Today we'll meet a person who numbered among the most common opponents of the Mills family: Dr. H. J. Penny. Penny presents a figure with an interesting history, especially when one includes him among the diverse mix of post-WWII croquet characters and personalities with which we've become acquainted here at Who Is George Mills?
Harold John Penny was born on 24 June 1888 to Charles James Penny and Emma Stephens Penny in Semaphore, Adelaide, South Australia [upper left]. Of his family or youth we know little to nothing, but in the Adelaide Advertiser of Tuesday, 22 December 1903, we find that Penny (out of St. Peter's Collegiate School) —then 15 years of age—had passed Junior Examinations at "The University." Penny had passed exams in English Literature, Greek, Latin, French, geometry, and chemistry, earning him a place on the "List of students who have passed five or more subjects, and who therefore, receive the junior certificate."
In the same newspaper two years later, on Monday, 18 December 1905, Penny passed three Senior Examinations at the University of Adelaide: Greek, Latin, and geometry. Five passed examinations were required for earning a senior certificate, so Penny's name appeared on a list below that one: "List of candidates who have passed in less than five subjects."
In 1906, Penny also passed five examinations, according to the Tuesday, 25 December, edition of The Advertiser: Greek, Latin, French, arithmetic and algebra, and geometry. He received a 1906 senior certificate.
In the same chronicle, on Thursday, 19 December 1907, Penny appears on a "Pass List" of the University of Adelaide, once more having passed examinations in Greek, Latin, and French.
At this point, Penny, who apparently has enjoyed years of schooling in languages and maths, seems to have left it all for a spell.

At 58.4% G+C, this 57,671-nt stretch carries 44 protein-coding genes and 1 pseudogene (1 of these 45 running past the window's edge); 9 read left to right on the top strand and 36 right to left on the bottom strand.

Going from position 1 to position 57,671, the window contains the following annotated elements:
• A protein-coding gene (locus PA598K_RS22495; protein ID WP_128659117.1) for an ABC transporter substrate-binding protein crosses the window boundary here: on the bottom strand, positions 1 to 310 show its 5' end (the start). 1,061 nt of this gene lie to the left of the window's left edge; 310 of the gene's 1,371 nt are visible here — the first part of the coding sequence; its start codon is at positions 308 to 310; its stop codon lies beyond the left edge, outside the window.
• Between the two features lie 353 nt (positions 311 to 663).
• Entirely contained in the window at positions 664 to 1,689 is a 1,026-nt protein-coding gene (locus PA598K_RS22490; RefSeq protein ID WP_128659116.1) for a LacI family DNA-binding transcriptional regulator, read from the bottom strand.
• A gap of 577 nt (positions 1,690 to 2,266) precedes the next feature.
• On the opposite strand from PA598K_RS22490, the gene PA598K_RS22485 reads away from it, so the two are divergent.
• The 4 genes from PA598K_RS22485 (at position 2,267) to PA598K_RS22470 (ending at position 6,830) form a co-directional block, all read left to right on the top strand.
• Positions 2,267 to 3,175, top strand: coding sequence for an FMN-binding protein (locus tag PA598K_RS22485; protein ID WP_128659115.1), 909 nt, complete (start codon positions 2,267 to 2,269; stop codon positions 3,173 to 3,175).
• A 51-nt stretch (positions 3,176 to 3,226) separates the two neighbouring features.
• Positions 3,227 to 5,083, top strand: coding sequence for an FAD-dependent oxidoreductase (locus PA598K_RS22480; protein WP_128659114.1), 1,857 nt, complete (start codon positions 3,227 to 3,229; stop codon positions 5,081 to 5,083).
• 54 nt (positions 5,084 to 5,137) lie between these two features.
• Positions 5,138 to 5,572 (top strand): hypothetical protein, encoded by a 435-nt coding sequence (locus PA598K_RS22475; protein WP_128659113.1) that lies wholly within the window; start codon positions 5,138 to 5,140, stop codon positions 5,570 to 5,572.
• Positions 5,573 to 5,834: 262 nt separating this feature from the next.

He crops up again in 1911. According to data recorded at http://www.rowinghistory-aus.info/, Penny rowed in the Adelaide University Men's Eight, which competed at the 1911 Australian University Championships in Port River, Adelaide. His team finished 3rd behind Melbourne and Sydney Universities.
According to that site: "This was the first of four straight wins pre WWI for Melbourne but the margin was small - 1 1/2 lengths from Sydney. The race was conducted over a 3 mile course on 10th June 1911."
Penny rowed for Adelaide again in the 1912 Championship held in the Parramatta River, Sydney, and once again his team finished 3rd behind Melbourne and Sydney. The site this time adds: "The race was conducted on 1st June 1912."
Penny was clearly back at Adelaide, but studying what subject in earnest?
The Advertiser dated Thursday, 18 December 1913, carried this information about the 25-year-old Australian: "The Dean of the Faculty of Medicine presented for the degrees of Bachelor of Medicine and Bachelor of Surgery:-Walter John Westcott Close, Laurance Llewellin Davey, Sydney Ernest Holder, Frederick Neill Le Messurier, Reginald Blockley Lucas, John Christian Mayo, Harry Carew Nott, Harold John Penny, Harold Powell, and Joseph Stanley Verco (Everard Scholar)."
The next day, Friday, 19 December 1913, the same newspaper ran this item [seen, left]: "At a meeting of the South Australian Medical Board on Monday , afternoon Walter John Westcott Close, Sydncy Ernest Holder, Frederick Neil LeMessurier, Reginald Blockley Lucas, John Christian Mayo, Harry Carew Nott, Harold John Penny, Harold Powell, .Joseph Stanley Verco, and Laurance Lewellin Davey, all M.B., B.S., Adelaide, 1913; and James McBain Ross, M.R.C.S., Eng., L.R.C.P. Lond., 1901, were registered as legally qualified medical practitioners."
By 10 January 1914, we find this note in a column entitled "Personal" within the Adelaide Advertiser: "Dr. Harold John Penny, M.B., B.S., (Adel. 1913), was appointed by the Executive Council to be a resident medical officer of the Adelaide Hospital for the ensuing 12 months."
By 12 March 1914, Penny made the papers in a case in which the master of a four-masted barque, Hougemont, John McDonald, was accused of "having on 18 February unlawfully and maliciously shot at [inebriated able seaman] John Murray with a revolver, with intent to do grievous bodily harm."